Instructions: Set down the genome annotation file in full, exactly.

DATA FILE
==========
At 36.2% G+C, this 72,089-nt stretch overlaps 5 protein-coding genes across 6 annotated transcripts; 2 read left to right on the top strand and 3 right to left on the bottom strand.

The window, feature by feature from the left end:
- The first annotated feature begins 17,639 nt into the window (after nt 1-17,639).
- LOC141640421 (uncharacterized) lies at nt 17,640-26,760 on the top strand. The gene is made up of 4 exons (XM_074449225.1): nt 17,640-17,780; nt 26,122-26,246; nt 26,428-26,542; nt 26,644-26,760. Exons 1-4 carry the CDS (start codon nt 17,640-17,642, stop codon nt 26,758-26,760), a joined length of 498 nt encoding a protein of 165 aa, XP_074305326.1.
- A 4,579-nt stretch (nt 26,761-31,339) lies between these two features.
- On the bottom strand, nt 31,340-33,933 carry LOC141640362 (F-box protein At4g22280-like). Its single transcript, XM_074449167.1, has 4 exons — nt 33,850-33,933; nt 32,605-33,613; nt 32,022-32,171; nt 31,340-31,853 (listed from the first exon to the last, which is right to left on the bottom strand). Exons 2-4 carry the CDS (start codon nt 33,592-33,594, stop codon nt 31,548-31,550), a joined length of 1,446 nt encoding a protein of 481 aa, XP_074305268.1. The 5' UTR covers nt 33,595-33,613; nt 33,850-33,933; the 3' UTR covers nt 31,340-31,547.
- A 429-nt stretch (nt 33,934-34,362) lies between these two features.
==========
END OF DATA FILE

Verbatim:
At 36.2% G+C, this 72,089-nt stretch overlaps 5 protein-coding genes across 6 annotated transcripts; 2 read left to right on the top strand and 3 right to left on the bottom strand.

The window, feature by feature from the left end:
- The first annotated feature begins 17,639 nt into the window (after nt 1-17,639).
- LOC141640421 (uncharacterized) lies at nt 17,640-26,760 on the top strand. The gene is made up of 4 exons (XM_074449225.1): nt 17,640-17,780; nt 26,122-26,246; nt 26,428-26,542; nt 26,644-26,760. Exons 1-4 carry the CDS (start codon nt 17,640-17,642, stop codon nt 26,758-26,760), a joined length of 498 nt encoding a protein of 165 aa, XP_074305326.1.
- A 4,579-nt stretch (nt 26,761-31,339) lies between these two features.
- On the bottom strand, nt 31,340-33,933 carry LOC141640362 (F-box protein At4g22280-like). Its single transcript, XM_074449167.1, has 4 exons — nt 33,850-33,933; nt 32,605-33,613; nt 32,022-32,171; nt 31,340-31,853 (listed from the first exon to the last, which is right to left on the bottom strand). Exons 2-4 carry the CDS (start codon nt 33,592-33,594, stop codon nt 31,548-31,550), a joined length of 1,446 nt encoding a protein of 481 aa, XP_074305268.1. The 5' UTR covers nt 33,595-33,613; nt 33,850-33,933; the 3' UTR covers nt 31,340-31,547.
- A 429-nt stretch (nt 33,934-34,362) lies between these two features.